ArtsAutosBooksBusinessEducationEntertainmentFamilyFashionFoodGamesGenderHealthHolidaysHomeHubPagesPersonal FinancePetsPoliticsReligionSportsTechnologyTravel

First Guitar Lesson

Updated on September 17, 2012

Guitar - getting started

Hi folks - it's the start of a new term at college, and I'll show you the basic material we are going to use to learn guitar fast. It has to be fast, because it's easy to lose motivation in the early days, especially if your fingers hurt, which they will!

  • Check your guitar is in tune, with a tuner - or use a tuner from the internet. At this stage you may wish to have a guitar playing buddy give you a hand.
  • Try the Em7 chord - just first finger is all you need. The thickest string is on the right, the strings are the vertical lines, and the frets are the horizontal lines. Play all the strings together, but then play each one in turn to get the sound in your memory.
  • Next chord, A7 - just move across one string and add another finger, now you are playing strings 5, 4, 3, 2, 1 only.
  • Now play each chord 4 times, very slowly.
  • Next two chords - Em and A. These will sound very similar, Again, move your fingers across one string. Move both fingers together, as a unit. This will be easier if they are making contact as much as possible, up to the knuckle.
  • The cross shown just means " Don't play this string", the 0 is open string.

Easy Guitar Chords

Next chords - D, E, Am

Playing a D chord: we are using strings 1 - 4 only. First finger is on string 3, second finger is on string 1, third finger is in the middle. This looks like an arrow shape - visual recognition will really help you learn fast. The next 2 chords are an example of this: Play the E chord, then move the pattern across one string to make an Am (A minor) chord.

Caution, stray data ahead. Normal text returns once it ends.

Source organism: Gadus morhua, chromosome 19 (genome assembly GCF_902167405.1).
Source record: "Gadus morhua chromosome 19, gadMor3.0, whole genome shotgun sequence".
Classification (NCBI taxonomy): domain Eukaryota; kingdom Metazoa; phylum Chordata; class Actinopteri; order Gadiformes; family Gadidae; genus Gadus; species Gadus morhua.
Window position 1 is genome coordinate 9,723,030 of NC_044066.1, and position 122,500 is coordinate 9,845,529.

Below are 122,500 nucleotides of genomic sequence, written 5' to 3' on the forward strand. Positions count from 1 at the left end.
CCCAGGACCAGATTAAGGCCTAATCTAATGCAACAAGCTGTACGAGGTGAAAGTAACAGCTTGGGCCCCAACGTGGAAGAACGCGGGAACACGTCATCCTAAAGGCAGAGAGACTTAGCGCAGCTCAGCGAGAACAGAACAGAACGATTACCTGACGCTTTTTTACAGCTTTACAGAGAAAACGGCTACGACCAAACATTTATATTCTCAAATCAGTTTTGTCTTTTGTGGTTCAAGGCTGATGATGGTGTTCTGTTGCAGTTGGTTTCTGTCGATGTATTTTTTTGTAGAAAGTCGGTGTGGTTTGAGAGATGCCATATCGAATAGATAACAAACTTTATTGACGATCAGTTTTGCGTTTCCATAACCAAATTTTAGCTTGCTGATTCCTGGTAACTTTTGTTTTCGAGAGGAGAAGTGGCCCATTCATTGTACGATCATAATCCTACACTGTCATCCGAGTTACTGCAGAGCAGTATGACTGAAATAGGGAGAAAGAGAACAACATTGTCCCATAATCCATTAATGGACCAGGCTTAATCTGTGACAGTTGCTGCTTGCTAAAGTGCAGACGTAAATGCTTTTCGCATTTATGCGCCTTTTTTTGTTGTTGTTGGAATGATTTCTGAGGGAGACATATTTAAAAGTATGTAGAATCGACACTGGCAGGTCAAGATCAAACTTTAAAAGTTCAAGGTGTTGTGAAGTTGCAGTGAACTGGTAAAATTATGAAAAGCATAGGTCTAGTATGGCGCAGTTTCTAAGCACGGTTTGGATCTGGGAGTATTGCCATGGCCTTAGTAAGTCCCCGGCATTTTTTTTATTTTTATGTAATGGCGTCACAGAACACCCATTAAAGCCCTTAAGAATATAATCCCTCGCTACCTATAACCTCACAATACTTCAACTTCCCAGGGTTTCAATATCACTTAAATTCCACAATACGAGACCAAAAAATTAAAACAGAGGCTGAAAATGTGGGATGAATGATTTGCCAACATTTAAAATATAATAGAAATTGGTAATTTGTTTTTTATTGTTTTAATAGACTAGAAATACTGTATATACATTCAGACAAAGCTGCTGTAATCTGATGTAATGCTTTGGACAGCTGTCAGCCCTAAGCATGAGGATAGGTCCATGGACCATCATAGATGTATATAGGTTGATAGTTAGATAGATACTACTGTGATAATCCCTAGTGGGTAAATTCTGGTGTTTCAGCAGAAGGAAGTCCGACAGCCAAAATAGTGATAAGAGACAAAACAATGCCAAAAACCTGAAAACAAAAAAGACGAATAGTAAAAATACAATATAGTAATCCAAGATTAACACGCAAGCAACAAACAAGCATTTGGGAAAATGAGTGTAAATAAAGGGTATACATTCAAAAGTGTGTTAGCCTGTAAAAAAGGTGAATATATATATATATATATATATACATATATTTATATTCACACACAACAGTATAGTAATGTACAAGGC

• Play E four times, then Am four times, and continue to alternate the chords, slowly.
  • Again, try to move the fingers together, as a unit, making contact.
  • Then Play D twice, A twice, E four times, as shown
  • These are the chords to the chorus of With A Little help From My Friends, a classic Beatles tune. Try singing along for the full picture.

Next chords - G, C add9, Em, D

These chords are getting a bit harder, so don't be discouraged if they take a while. Starting from the G shape, just move the chord pattern in one string from each side to make C add9, a great sounding but easy chord. Using these chords together, you can play songs like Good Riddance (Green Day) - but that make take a week or two. These chords are all in the key of G.

  • A key is a network of chords that work together, and consequently you will find them used together all the time in songs.
  • Any song in the key of G will use these chords: G, Am, Bm, C, D, Em. (Note that there are three major chords and three minor chords. This pattern is the same for all the different keys.)

Blues chords

Next up: E7, A7 and B7 - the only three chords you need to play blues, and also a lot of rockabilly and rock n' roll songs. The B7 is shown as a stripped down version, but it works fine like this.

The Em pentatonic scale shown in guitar tab fits well with these chords, and will also work with the chords in G we have just looked at - guitar tab is explained in my other hubs. Each string has a line of its own, and the numbers are the fret numbers. 0 is the open string.

Easy scales in guitar tab

Guitar Tab scales

If you find fret 12, usually there is a double dot inlaid at this fret, you can play the major scales shown here. Again, we have learned one pattern, and by moving it across the strings, we can play many different major scales. From this scale you can see that every major scale has eight notes, starting and finishing on the same note, but an octave apart.